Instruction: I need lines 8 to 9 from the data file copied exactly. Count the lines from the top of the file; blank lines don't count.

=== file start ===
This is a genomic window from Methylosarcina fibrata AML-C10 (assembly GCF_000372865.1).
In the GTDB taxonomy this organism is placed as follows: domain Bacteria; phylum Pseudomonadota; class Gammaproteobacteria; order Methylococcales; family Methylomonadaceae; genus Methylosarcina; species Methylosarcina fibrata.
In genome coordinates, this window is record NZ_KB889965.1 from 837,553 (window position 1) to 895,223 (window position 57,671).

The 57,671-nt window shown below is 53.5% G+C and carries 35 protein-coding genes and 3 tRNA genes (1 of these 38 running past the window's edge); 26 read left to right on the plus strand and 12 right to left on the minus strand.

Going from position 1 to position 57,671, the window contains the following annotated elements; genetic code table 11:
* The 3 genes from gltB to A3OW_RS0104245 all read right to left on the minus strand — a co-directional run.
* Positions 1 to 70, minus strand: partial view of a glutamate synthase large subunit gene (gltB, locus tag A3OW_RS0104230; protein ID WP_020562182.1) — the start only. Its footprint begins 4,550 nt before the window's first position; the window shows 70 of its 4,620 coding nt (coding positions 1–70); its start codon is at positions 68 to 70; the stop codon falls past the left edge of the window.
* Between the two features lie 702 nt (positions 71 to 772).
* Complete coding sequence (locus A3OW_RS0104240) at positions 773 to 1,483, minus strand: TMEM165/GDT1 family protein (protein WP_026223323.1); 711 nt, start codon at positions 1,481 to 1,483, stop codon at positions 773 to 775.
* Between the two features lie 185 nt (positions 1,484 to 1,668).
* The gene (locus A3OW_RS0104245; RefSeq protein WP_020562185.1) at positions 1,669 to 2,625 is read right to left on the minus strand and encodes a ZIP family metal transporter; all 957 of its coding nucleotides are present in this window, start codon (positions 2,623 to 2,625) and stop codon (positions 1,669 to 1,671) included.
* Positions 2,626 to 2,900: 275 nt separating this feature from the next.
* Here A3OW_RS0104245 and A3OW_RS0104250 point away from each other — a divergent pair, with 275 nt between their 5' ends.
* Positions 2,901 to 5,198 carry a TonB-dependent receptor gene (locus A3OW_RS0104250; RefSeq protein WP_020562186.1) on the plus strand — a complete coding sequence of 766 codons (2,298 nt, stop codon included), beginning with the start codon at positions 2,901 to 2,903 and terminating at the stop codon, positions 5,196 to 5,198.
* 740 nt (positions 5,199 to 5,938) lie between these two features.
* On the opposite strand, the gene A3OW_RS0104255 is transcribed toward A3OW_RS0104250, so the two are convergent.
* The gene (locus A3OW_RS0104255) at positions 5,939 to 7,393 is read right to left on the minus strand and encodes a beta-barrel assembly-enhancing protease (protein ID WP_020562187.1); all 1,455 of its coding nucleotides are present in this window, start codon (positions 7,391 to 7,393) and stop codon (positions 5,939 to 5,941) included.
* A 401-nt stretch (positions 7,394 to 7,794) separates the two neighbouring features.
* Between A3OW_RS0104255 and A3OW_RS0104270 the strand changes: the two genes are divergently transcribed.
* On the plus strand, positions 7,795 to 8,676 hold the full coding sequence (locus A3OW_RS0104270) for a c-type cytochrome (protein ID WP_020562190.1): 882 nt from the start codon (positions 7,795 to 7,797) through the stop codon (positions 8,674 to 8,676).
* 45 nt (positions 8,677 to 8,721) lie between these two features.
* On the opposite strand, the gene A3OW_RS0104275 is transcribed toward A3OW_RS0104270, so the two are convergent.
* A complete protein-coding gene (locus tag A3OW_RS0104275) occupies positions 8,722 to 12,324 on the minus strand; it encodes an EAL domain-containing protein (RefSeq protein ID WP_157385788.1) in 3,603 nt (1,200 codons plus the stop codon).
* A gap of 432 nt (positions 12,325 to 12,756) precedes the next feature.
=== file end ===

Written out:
* Between the two features lie 702 nt (positions 71 to 772).
* Complete coding sequence (locus A3OW_RS0104240) at positions 773 to 1,483, minus strand: TMEM165/GDT1 family protein (protein WP_026223323.1); 711 nt, start codon at positions 1,481 to 1,483, stop codon at positions 773 to 775.